“And the best outcome is when there’s early defibrillation, meaning a defibrillator is available,” Rammohan said.

The system, known as PulsePoint was the brain child of former San Ramon Valley Fire Chief Richard Price.

When a cardiac call comes in to 911, the PulsePoint app can locate the closest trained responder via their smartphone and even help them perform CPR with an automated external defibrillator, known as an AED.

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“I’ll receive a tone on my phone and a map showing me exactly how to get where I am, to where the patient’s located,” says Price. “I’ve now arrived at the patient, so I’ve selected the CPR how to portion of the app.” he added.

Since being rolled out in Santa Clara County and the East Bay, the PulsePoint Foundation has expanded the system.

Beginning this year, the program now allows users to locate and mark the location of AEDs in schools and public buildings.

The goal is a powerful, searchable database that could locate the nearest defibrillator in an emergency. For photographer Brent Pederson the opportunity struck on a local tennis court, when he provided CPR to a player who’d collapsed with chest pain.

“So I just started pumping his chest and giving him mouth to mouth and we just kept it up for about 10 or 12 minutes until the medics arrived,” Pederson said.

Organizers are hoping the new features will help make the system even more powerful. Ultimately, stretching a life-saving safety net across the Bay Area.

View the newscast and full story by Eric Thomas at KGO-TV.

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Scott and Drew

June 3, 2014 | by

Smartphone app saves Milwaukie man’s life

CLACKAMAS, Ore. — A Milwaukie man believes a new smartphone app called PulsePoint saved his life when there were only minutes to spare.

May 9th seemed like a regular day for Drew Basse. The truck driver worked out at the 24-Hour Fitness on S.E. Sunnybrook Blvd. in Clackamas and then walked to his car.

Suddenly, he started feeling tired and light-headed. He doesn’t even remember what happened next: He had a massive heart attack.

“I was completely, completely gone,” Basse said as he talked to reporters from his bed at a rehabilitation center days later.

Luckily, a security guard had been watching and called Clackamas County 911, who sent out a PulsePoint alert. Off duty firefighter Scott Brawner was exercising inside the very same 24-Hour Fitness and his phone started buzzing.

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“When the app went off, I’d never heard it before. It turned my radio off and gave me a series of beeps,” Brawner said as he stood next to Basse’s hospital bed.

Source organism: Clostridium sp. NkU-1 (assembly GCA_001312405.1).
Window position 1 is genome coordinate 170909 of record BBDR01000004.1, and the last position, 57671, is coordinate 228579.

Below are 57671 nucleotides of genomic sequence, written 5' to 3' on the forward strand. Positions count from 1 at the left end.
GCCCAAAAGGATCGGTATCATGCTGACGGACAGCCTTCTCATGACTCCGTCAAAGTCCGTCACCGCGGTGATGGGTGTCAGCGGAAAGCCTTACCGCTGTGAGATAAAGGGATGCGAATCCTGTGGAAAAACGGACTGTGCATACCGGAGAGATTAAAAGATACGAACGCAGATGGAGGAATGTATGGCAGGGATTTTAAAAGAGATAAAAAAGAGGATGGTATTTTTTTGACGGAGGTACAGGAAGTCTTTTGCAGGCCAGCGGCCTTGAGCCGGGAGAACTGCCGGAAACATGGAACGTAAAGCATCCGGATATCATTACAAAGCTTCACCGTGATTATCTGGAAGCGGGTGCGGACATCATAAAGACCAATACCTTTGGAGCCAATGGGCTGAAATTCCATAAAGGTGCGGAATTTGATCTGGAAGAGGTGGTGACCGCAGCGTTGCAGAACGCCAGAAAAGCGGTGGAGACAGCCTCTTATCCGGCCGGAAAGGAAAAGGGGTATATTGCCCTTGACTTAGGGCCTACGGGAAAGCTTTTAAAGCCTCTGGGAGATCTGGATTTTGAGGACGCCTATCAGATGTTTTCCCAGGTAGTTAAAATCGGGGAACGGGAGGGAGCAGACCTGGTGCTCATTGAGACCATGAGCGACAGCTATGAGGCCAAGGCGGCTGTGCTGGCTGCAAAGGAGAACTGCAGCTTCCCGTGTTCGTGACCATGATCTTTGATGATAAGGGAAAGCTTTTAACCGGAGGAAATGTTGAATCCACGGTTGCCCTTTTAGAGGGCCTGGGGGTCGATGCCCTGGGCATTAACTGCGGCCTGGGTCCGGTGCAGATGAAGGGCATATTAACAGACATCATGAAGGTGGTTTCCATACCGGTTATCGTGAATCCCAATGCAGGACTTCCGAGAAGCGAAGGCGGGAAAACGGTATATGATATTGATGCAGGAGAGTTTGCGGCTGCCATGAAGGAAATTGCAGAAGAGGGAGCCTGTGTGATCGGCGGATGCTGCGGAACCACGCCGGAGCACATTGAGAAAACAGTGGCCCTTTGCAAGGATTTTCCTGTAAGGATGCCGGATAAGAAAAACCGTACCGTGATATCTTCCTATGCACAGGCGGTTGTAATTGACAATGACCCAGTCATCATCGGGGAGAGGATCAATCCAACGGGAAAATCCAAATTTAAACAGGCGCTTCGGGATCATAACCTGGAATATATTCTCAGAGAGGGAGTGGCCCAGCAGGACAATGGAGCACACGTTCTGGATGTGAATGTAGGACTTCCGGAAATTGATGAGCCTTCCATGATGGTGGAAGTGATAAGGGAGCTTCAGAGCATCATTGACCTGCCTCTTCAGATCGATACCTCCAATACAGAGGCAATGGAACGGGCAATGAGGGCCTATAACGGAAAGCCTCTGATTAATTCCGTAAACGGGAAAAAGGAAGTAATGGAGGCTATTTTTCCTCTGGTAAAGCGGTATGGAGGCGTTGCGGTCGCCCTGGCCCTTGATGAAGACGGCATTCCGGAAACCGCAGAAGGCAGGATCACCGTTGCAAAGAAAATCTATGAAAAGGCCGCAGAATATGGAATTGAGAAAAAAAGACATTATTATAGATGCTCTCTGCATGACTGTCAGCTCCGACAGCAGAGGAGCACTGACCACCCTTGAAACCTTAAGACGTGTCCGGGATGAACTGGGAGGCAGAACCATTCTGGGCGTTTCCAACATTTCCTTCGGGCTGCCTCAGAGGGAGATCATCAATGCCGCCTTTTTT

He had downloaded the app and checked the box that said he was willing to step in during an emergency nearby to give CPR.

The app brought up a GPS map with real-time locations of both men and that’s when Brawner saw the security guard kneeled down by Basse’s car door. He rushed over, saw that Basse, just seconds before, had a heart attack and he started doing hard and fast, hands-only CPR within one minute of the PulsePoint alert.

Paramedics came and Basse was brought back. He had surgery to install a pacemaker on his heart and will be recovering for the next six weeks. Doctors said he has no cognitive damage.

Both men are giving PulsePoint a lot of credit. “This PulsePoint app, it’s just a must,” Basse said. “It needs to get out to everybody, wherever people have a computer. They should make it mandatory on your phone.”

They also agree that it saved a life on May 9th.

“In a matter of minutes, somebody is there to save your life.” Basse said. “That’s what Scott did. He saved my life. I wouldn’t be here right now if it wasn’t for him.”

“I would love to see other people do the same thing,” Brawner said. “If you have the opportunity to do CPR, I mean just look at what we’ve given Drew back with everybody that’s helped him.”

Individual fire departments sign on to be a part of PulsePoint. It’s a non-profit and fairly new, so Clark County, Clackamas, and Tualatin Valley Fire and Rescue are the only local departments that have launched it at this time.

View the newscast and full story by Nina Mehlhaf at KGW.

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Rural/Metro FD

May 12, 2014 | by

Rural/Metro first in Arizona to use new emergency alert app

Rural/Metro FireWith a simple alert from your phone, you could help save a life.